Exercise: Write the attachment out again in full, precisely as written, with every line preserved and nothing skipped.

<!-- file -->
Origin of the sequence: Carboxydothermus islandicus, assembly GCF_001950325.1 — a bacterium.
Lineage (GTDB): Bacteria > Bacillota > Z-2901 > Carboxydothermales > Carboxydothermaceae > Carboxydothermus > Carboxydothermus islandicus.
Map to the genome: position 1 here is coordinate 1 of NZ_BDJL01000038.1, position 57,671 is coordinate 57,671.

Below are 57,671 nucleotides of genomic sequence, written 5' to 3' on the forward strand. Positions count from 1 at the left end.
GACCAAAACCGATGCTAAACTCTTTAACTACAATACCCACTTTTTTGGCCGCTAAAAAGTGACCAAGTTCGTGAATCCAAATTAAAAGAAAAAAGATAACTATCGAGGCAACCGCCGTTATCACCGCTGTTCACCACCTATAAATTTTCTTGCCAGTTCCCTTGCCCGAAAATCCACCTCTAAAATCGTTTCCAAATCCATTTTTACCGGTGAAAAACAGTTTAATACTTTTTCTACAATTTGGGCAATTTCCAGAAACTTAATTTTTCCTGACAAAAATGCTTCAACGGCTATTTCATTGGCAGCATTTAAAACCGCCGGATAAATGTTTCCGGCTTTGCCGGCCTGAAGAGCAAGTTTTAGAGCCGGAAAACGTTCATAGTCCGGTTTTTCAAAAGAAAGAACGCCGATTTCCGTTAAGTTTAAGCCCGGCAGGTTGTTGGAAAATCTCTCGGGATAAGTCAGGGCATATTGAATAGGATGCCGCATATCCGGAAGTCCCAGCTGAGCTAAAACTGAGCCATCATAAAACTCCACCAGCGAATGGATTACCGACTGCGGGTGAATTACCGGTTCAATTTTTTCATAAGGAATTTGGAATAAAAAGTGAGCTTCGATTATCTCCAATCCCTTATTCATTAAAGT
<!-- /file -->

Origin of the sequence: Carboxydothermus islandicus, assembly GCF_001950325.1 — a bacterium.
Lineage (GTDB): Bacteria > Bacillota > Z-2901 > Carboxydothermales > Carboxydothermaceae > Carboxydothermus > Carboxydothermus islandicus.
Map to the genome: position 1 here is coordinate 1 of NZ_BDJL01000038.1, position 57,671 is coordinate 57,671.

Below are 57,671 nucleotides of genomic sequence, written 5' to 3' on the forward strand. Positions count from 1 at the left end.
GACCAAAACCGATGCTAAACTCTTTAACTACAATACCCACTTTTTTGGCCGCTAAAAAGTGACCAAGTTCGTGAATCCAAATTAAAAGAAAAAAGATAACTATCGAGGCAACCGCCGTTATCACCGCTGTTCACCACCTATAAATTTTCTTGCCAGTTCCCTTGCCCGAAAATCCACCTCTAAAATCGTTTCCAAATCCATTTTTACCGGTGAAAAACAGTTTAATACTTTTTCTACAATTTGGGCAATTTCCAGAAACTTAATTTTTCCTGACAAAAATGCTTCAACGGCTATTTCATTGGCAGCATTTAAAACCGCCGGATAAATGTTTCCGGCTTTGCCGGCCTGAAGAGCAAGTTTTAGAGCCGGAAAACGTTCATAGTCCGGTTTTTCAAAAGAAAGAACGCCGATTTCCGTTAAGTTTAAGCCCGGCAGGTTGTTGGAAAATCTCTCGGGATAAGTCAGGGCATATTGAATAGGATGCCGCATATCCGGAAGTCCCAGCTGAGCTAAAACTGAGCCATCATAAAACTCCACCAGCGAATGGATTACCGACTGCGGGTGAATTACCGGTTCAATTTTTTCATAAGGAATTTGGAATAAAAAGTGAGCTTCGATTATCTCCAATCCCTTATTCATTAAAGT